Fixed asset investment growth splits opinion
Measures were sought yesterday to allay fears among some economists that the country's economic growth was still expanding too quickly.
Wang Zhao, a senior researcher with the State Council Development Research Centre, said the overall investment situation was good, thanks to the central government's macro control.
But a leading economist, Zhuang Jian, said that while the government's macro-control measures have shown some results, they "are not effective enough."
He said long-term reliance on investment would be "risky."
According to the bureau's figures, urban fixed asset investment reached 1.4 trillion yuan (US$169 billion) -- up 25.7 per cent year-on-year during the first four months of this year.
Real estate development also rose January-April, up 25.9 per cent year-on-year.
To tackle fears that excess production in key sectors such as steel and cement could harm the economy, China has since mid-2003 taken a raft of measures including strict land supply management and lending limits on banks to rein in investment.
The People's Bank of China, the central bank, even raised the interest rate for the first time in nearly a decade, increasing the benchmark lending rate by 0.27 of a percentage point to 5.58 per cent last October.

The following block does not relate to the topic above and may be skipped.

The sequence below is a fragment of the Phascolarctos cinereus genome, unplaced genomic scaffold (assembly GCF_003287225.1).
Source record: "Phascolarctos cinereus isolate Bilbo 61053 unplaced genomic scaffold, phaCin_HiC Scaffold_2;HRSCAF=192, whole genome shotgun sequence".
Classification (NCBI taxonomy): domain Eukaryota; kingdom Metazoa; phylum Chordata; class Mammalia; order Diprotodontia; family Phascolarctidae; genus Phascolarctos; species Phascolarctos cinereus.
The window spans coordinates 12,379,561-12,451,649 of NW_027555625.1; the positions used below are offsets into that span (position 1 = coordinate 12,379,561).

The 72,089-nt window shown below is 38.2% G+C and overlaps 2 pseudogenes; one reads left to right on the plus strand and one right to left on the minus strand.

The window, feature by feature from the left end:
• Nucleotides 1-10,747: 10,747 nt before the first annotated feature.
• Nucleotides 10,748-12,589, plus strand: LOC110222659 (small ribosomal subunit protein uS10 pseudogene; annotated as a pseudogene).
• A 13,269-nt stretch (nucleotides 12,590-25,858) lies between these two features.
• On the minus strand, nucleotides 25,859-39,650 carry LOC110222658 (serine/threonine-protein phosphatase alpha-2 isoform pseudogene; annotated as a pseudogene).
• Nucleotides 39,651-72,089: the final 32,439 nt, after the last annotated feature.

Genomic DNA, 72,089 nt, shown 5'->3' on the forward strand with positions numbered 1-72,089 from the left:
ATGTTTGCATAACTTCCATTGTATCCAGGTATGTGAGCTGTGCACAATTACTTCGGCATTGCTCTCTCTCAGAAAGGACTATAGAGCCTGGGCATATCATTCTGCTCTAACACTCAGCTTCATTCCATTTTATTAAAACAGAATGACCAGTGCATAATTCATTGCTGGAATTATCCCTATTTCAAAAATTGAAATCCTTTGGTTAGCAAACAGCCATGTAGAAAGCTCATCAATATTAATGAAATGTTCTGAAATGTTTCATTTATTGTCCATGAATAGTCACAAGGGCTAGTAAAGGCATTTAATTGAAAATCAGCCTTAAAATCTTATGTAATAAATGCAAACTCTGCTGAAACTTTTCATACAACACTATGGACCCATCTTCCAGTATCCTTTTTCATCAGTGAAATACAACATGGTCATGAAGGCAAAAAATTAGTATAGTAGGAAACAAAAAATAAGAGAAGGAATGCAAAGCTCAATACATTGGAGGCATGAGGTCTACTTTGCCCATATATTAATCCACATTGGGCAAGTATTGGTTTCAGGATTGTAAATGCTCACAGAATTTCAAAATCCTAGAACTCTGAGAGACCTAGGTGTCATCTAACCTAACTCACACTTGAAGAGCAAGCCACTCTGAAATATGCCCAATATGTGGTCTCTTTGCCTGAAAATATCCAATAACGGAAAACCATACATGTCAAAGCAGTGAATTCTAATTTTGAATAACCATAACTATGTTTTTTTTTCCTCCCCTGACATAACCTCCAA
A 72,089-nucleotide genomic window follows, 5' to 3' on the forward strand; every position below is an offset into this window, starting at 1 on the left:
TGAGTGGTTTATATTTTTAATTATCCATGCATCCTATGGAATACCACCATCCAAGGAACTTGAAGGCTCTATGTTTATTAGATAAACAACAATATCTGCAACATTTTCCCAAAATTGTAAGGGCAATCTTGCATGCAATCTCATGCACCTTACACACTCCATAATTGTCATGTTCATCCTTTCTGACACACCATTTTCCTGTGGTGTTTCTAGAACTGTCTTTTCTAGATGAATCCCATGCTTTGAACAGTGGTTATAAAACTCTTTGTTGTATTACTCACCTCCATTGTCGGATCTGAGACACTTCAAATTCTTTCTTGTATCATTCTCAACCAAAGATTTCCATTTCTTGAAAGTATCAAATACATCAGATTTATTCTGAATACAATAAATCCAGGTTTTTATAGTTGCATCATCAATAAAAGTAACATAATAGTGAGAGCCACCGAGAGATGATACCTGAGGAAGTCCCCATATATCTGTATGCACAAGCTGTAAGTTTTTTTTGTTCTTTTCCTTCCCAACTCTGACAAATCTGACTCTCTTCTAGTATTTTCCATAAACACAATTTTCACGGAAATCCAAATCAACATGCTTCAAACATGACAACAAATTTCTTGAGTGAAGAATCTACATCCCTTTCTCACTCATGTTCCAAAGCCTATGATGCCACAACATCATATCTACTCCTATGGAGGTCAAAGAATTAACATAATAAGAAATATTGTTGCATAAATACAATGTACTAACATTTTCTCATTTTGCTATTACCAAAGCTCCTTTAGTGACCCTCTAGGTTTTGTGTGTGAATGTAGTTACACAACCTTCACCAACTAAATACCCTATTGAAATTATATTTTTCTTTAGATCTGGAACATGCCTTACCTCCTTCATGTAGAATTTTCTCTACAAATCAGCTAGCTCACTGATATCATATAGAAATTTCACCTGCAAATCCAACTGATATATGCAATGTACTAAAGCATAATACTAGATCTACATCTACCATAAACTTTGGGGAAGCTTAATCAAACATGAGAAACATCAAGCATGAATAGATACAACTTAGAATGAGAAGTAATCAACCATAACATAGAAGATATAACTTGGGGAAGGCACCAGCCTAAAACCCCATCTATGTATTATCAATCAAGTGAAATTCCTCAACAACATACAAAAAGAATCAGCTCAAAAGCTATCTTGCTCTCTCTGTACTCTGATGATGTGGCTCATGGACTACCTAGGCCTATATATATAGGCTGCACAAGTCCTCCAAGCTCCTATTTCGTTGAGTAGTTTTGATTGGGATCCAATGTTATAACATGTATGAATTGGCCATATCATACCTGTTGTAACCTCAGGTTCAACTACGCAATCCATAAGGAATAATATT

"The measures are working," said Wang.
But Zhuang, a senior economist with the Asian Development Bank, said growth of fixed asset investment was still too high.
"Growth shows no sign of weakening," he said, adding "and the size of investment is still too large."
He said: "If the government wants to achieve its 16 per cent growth target this year, it will have to take further tightening measures including an interest rate rise."
The central bank has room to raise the interest rate further, he added, because the current lending rate is still quite low.
Zhou Jingtong, a senior economist with the State Information Centre, agreed that investment growth was running "relatively high."
"The government will not relax its macro-control measures, but I don't believe there will be further tightening measures," said Zhou.
The government does not want to see a dramatic slow-down in fixed asset investment, he added.
"Fixed asset investment will continue to be a leading force in China's economic development," he concluded.
The Chinese economy, fueled by 22.8 per cent growth in fixed asset investment, rose 9.5 per cent year-on-year during the first quarter of this year.
According to Wang, the economy has entered a new development period, as the country's consumption structure has shifted from small items such as TVs and bicycles to larger items such as houses and cars.
This up-shift will lead to strong demand for energy, electricity, raw materials and other products, fueling more investment, he said.
Foreign companies with increasing enthusiasm for the Chinese market also created large investment demand.
In spite of their differing views, all three economists agreed the government needs to prevent investment from becoming overheated.
They believe the government should focus on consumption demand rather than investment to maintain sustainable economic development.
"Long-term reliance on investment to fuel the country's economy would be risky," Zhuang said.
Too-fast growth in fixed investment coupled with weak demand would result in oversupply of products, a situation which would have a negative impact on the economy, he explained.